Sunday, November 25, 2007

Bombs Over September (Part I of II)

Continued from “My Cancer Story": Welcome to the Cancer Life (Part III of III)
Read "My Cancer Story" from the beginning: The Golden Age (Part I of III)

My radiation nurse gave me a Hershey’s chocolate bar and a hug on my last day. I’d miss her a little, knowing I'd never see her again. That was her job—to send people on their way back to normal life or on the road to death.

The nursing staff and doctors on my clinic and hospital floor wished me luck with a congratulatory banner. Some of them made a major impression on me and I hoped I did the same to them. I didn’t want them to ever forget that I was the teenage patient who physically and psychologically annihilated bone cancer to the extent they’d never before seen.

I always found it interesting that I became cancer-free one year after learning of my tumor, almost to the minute. Not symbolic, just coincidental. My friend, RiddleMeThis, invited me over to his house that night. I had always thought RiddleMeThis was a cool dude, but never hung out with him outside of school. It turns out my group of friends had been spending time with him on many Friday nights. I wondered when this had happened, and where was I?

When I arrived they were on his deck listening to Outkast’s "Bombs Over Baghdad." When the verse “Cure for cancer, cure for AIDS” played, PepperoniNip turned the volume all the way up. “That one’s for you, buddy,” he said.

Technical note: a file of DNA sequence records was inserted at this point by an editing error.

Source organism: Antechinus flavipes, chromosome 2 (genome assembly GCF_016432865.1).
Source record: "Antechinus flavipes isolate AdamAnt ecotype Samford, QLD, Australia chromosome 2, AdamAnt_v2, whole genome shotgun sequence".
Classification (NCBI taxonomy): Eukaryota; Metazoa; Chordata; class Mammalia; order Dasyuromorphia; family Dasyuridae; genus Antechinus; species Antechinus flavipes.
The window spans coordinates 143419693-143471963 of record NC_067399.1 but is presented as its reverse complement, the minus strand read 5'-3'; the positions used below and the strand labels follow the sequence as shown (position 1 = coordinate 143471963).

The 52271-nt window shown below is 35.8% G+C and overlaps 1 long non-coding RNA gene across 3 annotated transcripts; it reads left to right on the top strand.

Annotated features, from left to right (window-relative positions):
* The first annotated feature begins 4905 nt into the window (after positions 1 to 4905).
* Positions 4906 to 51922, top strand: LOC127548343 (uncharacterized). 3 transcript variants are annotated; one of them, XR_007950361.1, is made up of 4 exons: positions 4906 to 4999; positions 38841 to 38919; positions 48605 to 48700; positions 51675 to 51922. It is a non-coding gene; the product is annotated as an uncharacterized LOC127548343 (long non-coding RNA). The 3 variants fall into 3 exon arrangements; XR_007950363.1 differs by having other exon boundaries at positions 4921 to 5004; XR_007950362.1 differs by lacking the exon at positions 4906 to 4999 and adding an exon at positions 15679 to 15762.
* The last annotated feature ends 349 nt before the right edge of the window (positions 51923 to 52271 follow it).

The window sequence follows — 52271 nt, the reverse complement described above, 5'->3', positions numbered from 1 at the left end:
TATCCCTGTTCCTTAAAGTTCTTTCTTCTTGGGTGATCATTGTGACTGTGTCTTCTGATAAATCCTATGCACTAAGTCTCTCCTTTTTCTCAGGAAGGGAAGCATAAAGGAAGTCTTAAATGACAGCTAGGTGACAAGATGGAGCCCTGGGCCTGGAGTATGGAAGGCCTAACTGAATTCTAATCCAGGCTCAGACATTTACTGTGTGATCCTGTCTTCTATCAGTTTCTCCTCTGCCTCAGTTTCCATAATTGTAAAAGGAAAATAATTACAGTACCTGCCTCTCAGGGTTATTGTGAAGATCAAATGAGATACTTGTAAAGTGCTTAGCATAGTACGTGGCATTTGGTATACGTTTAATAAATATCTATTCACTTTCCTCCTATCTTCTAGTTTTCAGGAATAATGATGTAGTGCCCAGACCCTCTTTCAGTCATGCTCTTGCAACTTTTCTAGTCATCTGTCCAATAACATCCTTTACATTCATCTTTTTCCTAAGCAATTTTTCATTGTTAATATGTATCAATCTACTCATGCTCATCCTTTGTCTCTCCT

Everyone congratulated me including one of the more popular kids, Mr. Clean, who gave the most thoughtful compliment. I wondered when I earned the privilege to converse with him, and thought it was cool that he knew and cared about my freedom.

Other things had changed. Some friends had begun drinking and most were dipping. I had been unaware that one of my good friends was sent across the country to rehab until he already left. I didn’t know he was coming back home until he already arrived.

Veronica Varekova Sports Illustrated coverAunt Marchi sent me a $50 gift certificate to Outback Steakhouse for being done with treatment. I saved it for a special occasion, like taking Veronica Varekova out on a date. I ended up using it three years later for my anniversary of surviving cancer. Veronica Varekova wasn’t there.

During an editor’s meeting in journalism class our pregnant teacher mentioned her morning sickness. “Oh yeah?” PepperoniNip butted in. “Well, Ben just beat cancer.”

“You win,” my teacher said.

My port—a device surgically implanted in my chest to make chemotherapy easier to deliver—was removed earlier than usual, by my request. Removing it was like eradicating everything cancer entailed. It was the last piece of physical evidence that proved I ever had cancer. I left the disease in the BIOHAZARD receptacle right alongside my port.

Ports are usually kept for a year in case of recurrence, similar to buying health insurance to mitigate the cost of getting sick. I gave cancer recurrence a zero percent chance and wanted the port out of me. My head doctor authorized its removal, showing that I wasn’t the only confident one. Besides, if my cancer did return then having my port surgically implanted a second time would be the least of my worries.

Keep reading: Bombs Over September (Part II of II)